In politics, strength is in numbers and in the European Parliament this is even more the case, especially after the upcoming European elections which will lead to a highly-fragmented House. So far, the European parliamentary groups have been impressively cohesive/disciplined, if we consider the big cultural and economic diversity of their members. Continue Reading
The next European Parliament will be a more fragmented one, as big groups will dwindle and smaller groups will grow. The EPP+S&D coalition, for example, is likely to fail short of 50% of the seats, for the first time since we hold EU elections.
This will make it much harder to make coalitions, which can explain the moves of some MEPs to try to prevent over-fragmentation by imposing stricter rules on the creation of political groups. Continue Reading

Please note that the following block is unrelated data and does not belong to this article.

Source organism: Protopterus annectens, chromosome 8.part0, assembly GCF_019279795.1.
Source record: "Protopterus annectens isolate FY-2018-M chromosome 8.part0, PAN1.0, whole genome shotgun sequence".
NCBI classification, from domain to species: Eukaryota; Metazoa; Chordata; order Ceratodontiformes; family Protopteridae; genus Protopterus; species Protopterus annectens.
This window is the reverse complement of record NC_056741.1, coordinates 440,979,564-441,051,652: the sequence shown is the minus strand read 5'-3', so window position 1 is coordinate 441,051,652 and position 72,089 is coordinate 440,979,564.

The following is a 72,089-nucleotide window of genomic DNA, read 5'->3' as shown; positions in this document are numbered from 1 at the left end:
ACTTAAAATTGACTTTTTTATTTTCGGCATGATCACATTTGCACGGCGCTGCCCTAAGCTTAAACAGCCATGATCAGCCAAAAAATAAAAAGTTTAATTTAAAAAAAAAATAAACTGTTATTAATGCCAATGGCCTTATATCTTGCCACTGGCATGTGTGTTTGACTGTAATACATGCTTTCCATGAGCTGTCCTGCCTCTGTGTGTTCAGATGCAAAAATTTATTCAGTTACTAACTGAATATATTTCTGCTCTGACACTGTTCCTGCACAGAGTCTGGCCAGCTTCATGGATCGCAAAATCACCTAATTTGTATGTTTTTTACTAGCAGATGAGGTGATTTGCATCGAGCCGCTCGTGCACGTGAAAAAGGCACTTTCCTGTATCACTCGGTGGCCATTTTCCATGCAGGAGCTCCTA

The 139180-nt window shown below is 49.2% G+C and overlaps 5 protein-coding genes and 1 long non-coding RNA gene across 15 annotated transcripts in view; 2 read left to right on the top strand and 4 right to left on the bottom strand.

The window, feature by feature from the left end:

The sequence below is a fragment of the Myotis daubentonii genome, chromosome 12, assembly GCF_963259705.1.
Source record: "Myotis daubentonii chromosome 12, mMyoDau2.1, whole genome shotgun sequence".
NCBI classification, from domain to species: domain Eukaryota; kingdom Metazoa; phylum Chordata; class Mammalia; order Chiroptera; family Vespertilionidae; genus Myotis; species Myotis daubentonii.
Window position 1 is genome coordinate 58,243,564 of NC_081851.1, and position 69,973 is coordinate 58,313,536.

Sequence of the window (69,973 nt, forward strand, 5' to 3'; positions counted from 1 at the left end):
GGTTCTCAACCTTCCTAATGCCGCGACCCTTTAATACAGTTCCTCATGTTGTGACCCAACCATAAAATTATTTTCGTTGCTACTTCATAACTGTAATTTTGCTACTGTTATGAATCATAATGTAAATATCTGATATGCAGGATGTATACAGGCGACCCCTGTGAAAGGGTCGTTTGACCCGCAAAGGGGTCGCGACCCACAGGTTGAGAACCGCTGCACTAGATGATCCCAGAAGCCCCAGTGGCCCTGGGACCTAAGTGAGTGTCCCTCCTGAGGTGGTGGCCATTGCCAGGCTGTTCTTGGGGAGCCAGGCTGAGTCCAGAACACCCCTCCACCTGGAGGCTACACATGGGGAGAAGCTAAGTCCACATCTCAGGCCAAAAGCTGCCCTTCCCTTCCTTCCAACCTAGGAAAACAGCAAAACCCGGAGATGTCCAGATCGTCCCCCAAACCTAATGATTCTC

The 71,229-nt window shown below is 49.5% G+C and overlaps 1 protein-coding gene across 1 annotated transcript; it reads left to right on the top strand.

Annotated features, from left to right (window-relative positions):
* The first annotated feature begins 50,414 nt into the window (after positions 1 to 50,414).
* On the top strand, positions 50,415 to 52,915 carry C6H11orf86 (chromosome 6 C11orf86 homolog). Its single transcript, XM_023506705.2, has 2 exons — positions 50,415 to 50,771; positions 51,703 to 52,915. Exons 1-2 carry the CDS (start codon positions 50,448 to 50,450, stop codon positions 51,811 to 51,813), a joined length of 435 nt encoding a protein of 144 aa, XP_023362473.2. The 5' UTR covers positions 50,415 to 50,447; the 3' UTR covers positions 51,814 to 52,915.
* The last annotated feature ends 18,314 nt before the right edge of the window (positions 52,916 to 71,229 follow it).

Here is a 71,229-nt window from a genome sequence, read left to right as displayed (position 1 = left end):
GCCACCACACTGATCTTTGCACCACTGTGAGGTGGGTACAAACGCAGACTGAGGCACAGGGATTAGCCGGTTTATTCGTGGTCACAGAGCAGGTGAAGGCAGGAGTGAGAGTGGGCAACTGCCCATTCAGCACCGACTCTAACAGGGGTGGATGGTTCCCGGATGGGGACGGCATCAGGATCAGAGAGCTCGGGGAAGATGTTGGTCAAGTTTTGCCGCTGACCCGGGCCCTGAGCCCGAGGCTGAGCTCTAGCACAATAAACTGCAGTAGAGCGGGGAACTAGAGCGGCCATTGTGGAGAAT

The group of Europe of Freedom and Direct Democracy (EFDD) in the European Parliament is mainly formed of the British Independence Party (UKIP), who has 23 Members and the Italian Five Star Movement, who has 17 Members. These two parties have joined forces at the start of the current EP term to form a parliamentary group, which is normally formed by parties that share common values and policy views.
Background: there are 7 political families in the European Parliament. Individual Members of the European Parliament (MEPs) sit not according to nationality, but join political families according to their own ideology. Then, for most of the time, they vote according the position decided within the group. Some groups are more united when the votes are about civil liberties, others are more disciplined when voting on economic affairs. Continue Reading